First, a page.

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Vendor Site Visits: When, Why, and Examples

3 min read
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We all know the due diligence process can be a bit tedious and time-consuming. Still, it's an absolute must before onboarding and monitoring your vendors. The due diligence process generally involves collecting and reviewing vendor information based on the vendor's inherent risk.

Virtual or on-site visits may also be part of your due diligence process and can be especially valuable when you're dealing with critical or high-risk vendors. Site visits may seem like yet another task to add to your endless to-do list, but they can play an important role in your due diligence process and your overall third-party risk management program.

What a Vendor Site Visit Is and Why It’s Necessary

A vendor site visit is essentially an opportunity to check in on your critical or high-risk vendors and get a point-in-time assessment of their risk management practices. It's important to note that a site visit isn't intended to be a surprise inspection focusing solely on a vendor's issues. Rather, it's a scheduled event requiring proper planning and coordination between the vendor and your organization. 
Whether site visits are conducted virtually or in person, they can reveal useful information about the vendor that might not be discovered through regular document collection. They also open the door for more genuine and trustworthy relationships with your vendors. 

vendor site visits

Types of Situations That May Require a Vendor Site Visit

Now that you understand the basics of a vendor site visit, you might wonder when a site visit would need to be conducted. How can your organization benefit by visiting a vendor virtually or in person? 

Here are a few examples:
  • The vendor is unwilling to provide physical documents. Some vendors may be unable or unwilling to provide copies of their due diligence documents. A vendor site visit would allow you to review those documents in person.
  • You need to see the physical workspace. During a site visit, you can confirm whether the vendor's workspace meets your contractual expectations around security and organization. You can also validate if important safety measures are in place or better understand who is doing the work and how it is accomplished.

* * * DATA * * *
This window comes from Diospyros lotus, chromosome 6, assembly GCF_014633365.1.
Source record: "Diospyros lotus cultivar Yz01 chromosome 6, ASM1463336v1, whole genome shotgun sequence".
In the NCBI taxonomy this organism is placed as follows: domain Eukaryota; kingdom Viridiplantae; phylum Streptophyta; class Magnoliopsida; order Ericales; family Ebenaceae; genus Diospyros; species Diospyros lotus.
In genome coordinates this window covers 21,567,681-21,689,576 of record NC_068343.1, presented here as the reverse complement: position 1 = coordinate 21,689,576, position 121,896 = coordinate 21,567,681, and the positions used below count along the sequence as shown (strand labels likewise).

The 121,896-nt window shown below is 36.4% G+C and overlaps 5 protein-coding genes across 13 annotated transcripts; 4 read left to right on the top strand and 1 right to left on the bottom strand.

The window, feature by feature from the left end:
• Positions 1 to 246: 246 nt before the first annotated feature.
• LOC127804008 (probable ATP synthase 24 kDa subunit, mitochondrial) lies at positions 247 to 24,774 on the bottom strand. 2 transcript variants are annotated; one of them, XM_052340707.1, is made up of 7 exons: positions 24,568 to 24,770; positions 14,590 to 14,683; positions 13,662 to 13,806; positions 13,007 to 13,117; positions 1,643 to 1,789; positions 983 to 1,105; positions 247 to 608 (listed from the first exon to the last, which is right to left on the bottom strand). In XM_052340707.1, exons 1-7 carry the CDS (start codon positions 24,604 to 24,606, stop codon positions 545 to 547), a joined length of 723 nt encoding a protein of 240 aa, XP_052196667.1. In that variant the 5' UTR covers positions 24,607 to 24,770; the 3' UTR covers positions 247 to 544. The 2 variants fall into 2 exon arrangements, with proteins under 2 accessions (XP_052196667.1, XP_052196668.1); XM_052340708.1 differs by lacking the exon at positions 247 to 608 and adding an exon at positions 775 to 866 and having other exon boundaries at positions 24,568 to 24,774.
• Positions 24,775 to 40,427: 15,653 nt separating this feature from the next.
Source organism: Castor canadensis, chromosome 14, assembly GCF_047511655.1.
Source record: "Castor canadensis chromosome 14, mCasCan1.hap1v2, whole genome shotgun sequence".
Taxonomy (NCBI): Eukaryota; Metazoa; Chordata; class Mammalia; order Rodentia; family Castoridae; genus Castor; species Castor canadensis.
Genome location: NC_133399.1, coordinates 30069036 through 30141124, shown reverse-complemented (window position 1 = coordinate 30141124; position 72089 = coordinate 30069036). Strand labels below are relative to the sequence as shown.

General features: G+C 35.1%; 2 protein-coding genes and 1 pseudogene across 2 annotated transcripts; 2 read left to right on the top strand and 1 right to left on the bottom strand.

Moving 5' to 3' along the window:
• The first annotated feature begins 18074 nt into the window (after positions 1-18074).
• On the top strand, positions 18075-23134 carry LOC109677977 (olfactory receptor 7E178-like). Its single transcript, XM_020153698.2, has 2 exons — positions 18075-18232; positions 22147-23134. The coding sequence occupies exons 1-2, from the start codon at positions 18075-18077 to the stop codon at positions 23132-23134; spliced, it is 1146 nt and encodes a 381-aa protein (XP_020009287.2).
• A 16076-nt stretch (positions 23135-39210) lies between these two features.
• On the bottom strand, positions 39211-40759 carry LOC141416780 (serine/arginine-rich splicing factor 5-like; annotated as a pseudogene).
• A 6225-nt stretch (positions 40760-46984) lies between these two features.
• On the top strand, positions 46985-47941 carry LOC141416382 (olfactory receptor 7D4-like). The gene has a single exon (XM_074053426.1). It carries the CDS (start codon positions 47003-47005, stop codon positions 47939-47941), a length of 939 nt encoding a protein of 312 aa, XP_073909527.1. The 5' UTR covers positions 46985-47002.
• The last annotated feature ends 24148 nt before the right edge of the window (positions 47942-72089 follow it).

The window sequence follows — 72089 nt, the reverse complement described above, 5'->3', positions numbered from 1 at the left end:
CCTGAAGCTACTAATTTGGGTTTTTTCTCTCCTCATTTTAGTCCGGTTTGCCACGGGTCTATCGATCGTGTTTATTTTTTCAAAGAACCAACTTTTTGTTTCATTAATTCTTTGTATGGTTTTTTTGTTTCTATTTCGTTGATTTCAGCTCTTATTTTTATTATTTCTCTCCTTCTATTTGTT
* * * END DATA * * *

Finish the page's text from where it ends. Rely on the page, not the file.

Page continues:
• Employees need to be interviewed. A site visit provides a good opportunity for one-on-one discussions with individuals, such as the director of information security or call center team leaders. During the visit, you can ask follow up questions related to your findings.

Common Red Flags to Watch for in a Vendor Site Visit

When performing a vendor site visit, you should be aware of several red flags to document and report on as needed. You'll want to discuss any issues with the vendor and confirm how and when they'll resolve them. If necessary, you can then provide your findings to your organization's senior management and the board. 

Some common red flags during a site visit include:
  • Poor cybersecurity practices. Unsecure passwords, outdated penetration testing reports, and a lack of acceptable encryption standards are just a few examples of poor cybersecurity practices you might discover during a site visit.
  • Lack of safety protocols. Emergency first aid stations and accident or incident logs are especially critical for vendors within the manufacturing industry. A site visit can reveal whether these safety protocols are adequate. 
  • Minimal security controls. Physical security is sometimes overlooked during site visits, but it can be just as critical as cybersecurity. Non-working cameras, open access to restricted areas, and poor basic security protocols are other red flags you may discover during the visit.

Remember that a vendor site visit should be used as a supplement, not a substitution, for your overall due diligence activities. It’s helpful to visit your vendor to get first-hand insight into controls that can't be validated through desktop research. Site visits also allow you an opportunity to directly address any issues that arise and create a plan to resolve them. Virtual and on-site vendor visits can also create a more open relationship between your organization and the vendor. 

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